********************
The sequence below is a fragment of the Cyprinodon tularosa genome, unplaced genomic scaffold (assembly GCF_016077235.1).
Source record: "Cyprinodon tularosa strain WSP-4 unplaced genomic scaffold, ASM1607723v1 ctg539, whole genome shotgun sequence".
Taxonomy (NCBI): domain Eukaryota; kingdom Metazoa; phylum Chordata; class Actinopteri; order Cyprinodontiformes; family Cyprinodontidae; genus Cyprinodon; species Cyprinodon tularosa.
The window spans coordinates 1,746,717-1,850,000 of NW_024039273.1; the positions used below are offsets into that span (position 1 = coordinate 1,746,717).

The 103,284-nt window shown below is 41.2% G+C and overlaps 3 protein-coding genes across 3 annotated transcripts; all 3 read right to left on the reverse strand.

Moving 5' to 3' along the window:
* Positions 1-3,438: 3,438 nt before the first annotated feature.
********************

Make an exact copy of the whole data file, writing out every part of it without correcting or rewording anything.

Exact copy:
The sequence below is a fragment of the Cyprinodon tularosa genome, unplaced genomic scaffold (assembly GCF_016077235.1).
Source record: "Cyprinodon tularosa strain WSP-4 unplaced genomic scaffold, ASM1607723v1 ctg539, whole genome shotgun sequence".
Taxonomy (NCBI): domain Eukaryota; kingdom Metazoa; phylum Chordata; class Actinopteri; order Cyprinodontiformes; family Cyprinodontidae; genus Cyprinodon; species Cyprinodon tularosa.
The window spans coordinates 1,746,717-1,850,000 of NW_024039273.1; the positions used below are offsets into that span (position 1 = coordinate 1,746,717).

The 103,284-nt window shown below is 41.2% G+C and overlaps 3 protein-coding genes across 3 annotated transcripts; all 3 read right to left on the reverse strand.

Moving 5' to 3' along the window:
* Positions 1-3,438: 3,438 nt before the first annotated feature.